December 30, 2007

Good news is bad news for certain people....

Michelle Malkin writes in NRO...

There should be no question what the top story of the year was: America’s counterinsurgency campaign in Iraq, the Democrats’ hapless efforts to sabotage it, and the Western mainstream media’s stubborn refusal to own up to military progress.

What happened in January defined the rest of the year. We rang in 2007 with vehement liberal opposition to the “surge” of 21,000 added U.S. troops and tactical changes to secure Baghdad. In the ensuing 12 months, Democrats tried and failed repeatedly to undermine this military strategy and starve the war of funding. Their poisonously partisan allies at MoveOn.org attempted to smear surge architect and patriot Gen. David Petraeus as a traitor. The New York Times and Associated Press fought tooth and nail to obscure the successes of the surge with their relentless “grim milestone” drumbeat. But by year’s end, with Shiites and Sunnis marching and praying together for peace, even anti-war Democrats and adversarial media outlets alike were forced to acknowledge that undeniable military progress and security improvements had been made....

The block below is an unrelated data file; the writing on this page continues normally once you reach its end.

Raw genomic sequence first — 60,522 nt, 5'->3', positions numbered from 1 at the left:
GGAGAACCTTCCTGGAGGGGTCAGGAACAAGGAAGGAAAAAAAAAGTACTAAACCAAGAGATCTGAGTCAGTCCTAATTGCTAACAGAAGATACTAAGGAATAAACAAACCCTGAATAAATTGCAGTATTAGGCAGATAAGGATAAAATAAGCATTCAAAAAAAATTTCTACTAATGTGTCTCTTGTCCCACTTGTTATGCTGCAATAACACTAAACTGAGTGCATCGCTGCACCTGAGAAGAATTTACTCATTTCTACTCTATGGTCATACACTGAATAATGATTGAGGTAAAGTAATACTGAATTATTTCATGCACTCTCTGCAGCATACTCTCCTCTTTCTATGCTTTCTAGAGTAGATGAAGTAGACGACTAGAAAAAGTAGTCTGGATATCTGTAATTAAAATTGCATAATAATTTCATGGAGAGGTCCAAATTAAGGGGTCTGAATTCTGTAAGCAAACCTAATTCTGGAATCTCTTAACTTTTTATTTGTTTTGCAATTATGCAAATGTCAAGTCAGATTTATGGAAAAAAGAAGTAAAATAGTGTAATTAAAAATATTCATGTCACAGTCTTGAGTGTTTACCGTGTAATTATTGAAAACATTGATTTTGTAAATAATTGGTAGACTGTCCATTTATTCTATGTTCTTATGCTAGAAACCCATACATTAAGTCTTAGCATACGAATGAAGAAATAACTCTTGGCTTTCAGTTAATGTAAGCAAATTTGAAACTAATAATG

....There’s a reason the magazine and newspaper editors are naming everything but the surge as their top story of the year. (Putin? The Virginia Tech massacre? Come on.) Good news in the war on terror is bad news for those rooting for failure. Far easier to play up casualties and sectarian strife, sensationalize accusations of atrocities, and demonize the men and women in uniform to indulge Bush Derangement Syndrome, as Washington Post staffer and NBC military analyst William Arkin did on Jan. 30 when he lambasted troops for enjoying “obscene amenities” and serving as a “mercenary” force...

Nothing shows what frauds and worms our peaceniks are, than their utter indifference to the enormous drop in casualty rates in Iraq, both military and civilian. That kind of peace they don't like one little bit. You can bet that if America had blundered somehow in Iraq, that would be the "story of the year."

An abu Ghraib gets 10,000 headlines. But the countless acts of courage and decency that are the daily routine of our forces in Iraq, and their many successes--those the poisonous reptiles of our press are not interested in. We would know almost nothing of them if it were not for the Internet.

(Thanks to Ed)

Posted by John Weidner at December 30, 2007 7:01 AM
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